The trend of Drones, otherwise known as ‘unmanned aerial vehicles’ (UAVs), refers to the development and utilization of variously shaped aircraft without a human pilot or crew on board. Enabled by embedded sensors and transceivers to navigate, drones are often controlled remotely by a human pilot, but advanced versions can fly autonomously beyond visual line of sight (BVLOS) using software-controlled flight plans.
For almost a decade, drones have been seen as a potential new mode of delivery for logistics organizations. While holding great promise to provide quick, point-to-point shipping, this trend remains far from realization – regulations and technology, as well as economics, have limited drone delivery to only a few isolated operations around the world. However, as this primary use case progressively develops, other applicable areas along the supply chain have been identified, from security to dimensioning. Drone providers are continuously shaping and improving their products and services to meet these needs.
The trend of Drones has moderately high impact on logistics. As a new transport mode, UAVs can enable transportation lanes previously deemed too costly. Beyond transportation, they can help save time for logistics workers undertaking operational tasks. Still, there are only some use cases applicable today which is why the most impactful applications of this trend are beyond 5 years. Both technological advancement and regulatory development are required to bring drones to a standard fit for service at scale.
Companies across industries have ranked ‘saving time’ and ‘improving work safety’ as the 2 most important reasons for adopting drones.
Relevance to the Future of Logistics
- Mid & Last-Mile Delivery
- Dimensioning & Inspecting Large Assets
- Security & Surveillance
- Inventory Management
Delivery by drone is perhaps the most visible use case of this trend in the supply chain. So far, drones typically deliver high-value products like medication and blood. However, progressive technology developments have expanded their potential use in delivery logistics, helping alleviate pressure in the supply chain caused by more e-commerce orders, worsening traffic congestion in cities, and the growing truck driver shortage.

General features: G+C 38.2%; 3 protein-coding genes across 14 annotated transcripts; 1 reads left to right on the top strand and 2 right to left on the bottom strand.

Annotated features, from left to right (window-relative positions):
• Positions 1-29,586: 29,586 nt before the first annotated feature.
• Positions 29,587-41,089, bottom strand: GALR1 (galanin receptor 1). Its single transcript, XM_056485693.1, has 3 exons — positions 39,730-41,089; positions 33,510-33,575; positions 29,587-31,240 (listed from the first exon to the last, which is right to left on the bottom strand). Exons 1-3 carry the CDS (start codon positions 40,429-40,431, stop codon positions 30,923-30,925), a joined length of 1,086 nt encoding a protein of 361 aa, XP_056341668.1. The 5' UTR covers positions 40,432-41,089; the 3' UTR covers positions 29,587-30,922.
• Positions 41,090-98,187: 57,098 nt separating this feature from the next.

In both mid- and last-mile delivery, regulatory bodies around the world have cautiously permitted limited commercial drone operations. For instance, Bulgarian start-up Dronamics has developed a fixed-wing cargo drone capable of carrying a 350 kg (772 lb) payload, enabling same-day delivery over a distance up to 2,500 km (1,553 mi). In time for its first planned commercial operations, the company recently received an EU license to self-authorize flights, including BVLOS operations. In the US, American-based drone delivery service company Zipline received federal certification in 2022 to operate as a small air carrier, allowing it to expand existing e-commerce and pharmaceutical delivery operations. In addition, South African startup Cloudline was recently granted permission by the Kenyan government to test its autonomous blimp-like airships to deliver 100 kg (220 lb) payloads carbon-free to less accessible regions.
Overall, as land-based supply chains strain further and as governments recognize the potential benefits of drone technology in the face of macroforces, we here at DHL anticipate increased UAV use as a delivery mode within the next decade.
Whether for an oddly shaped, oversized piece of industrial equipment or the roof of a large warehouse, logistics organizations usually utilize a human crew to measure asset dimensions and identify inconsistencies and points of damage. Often, these routine processes can take many hours, as mismeasuring or missing a fracture can lead to costly consequences. Additionally, these tasks sometimes involve safety risks as workers may need to climb heights and walk on an uneven surface to properly measure or inspect an asset.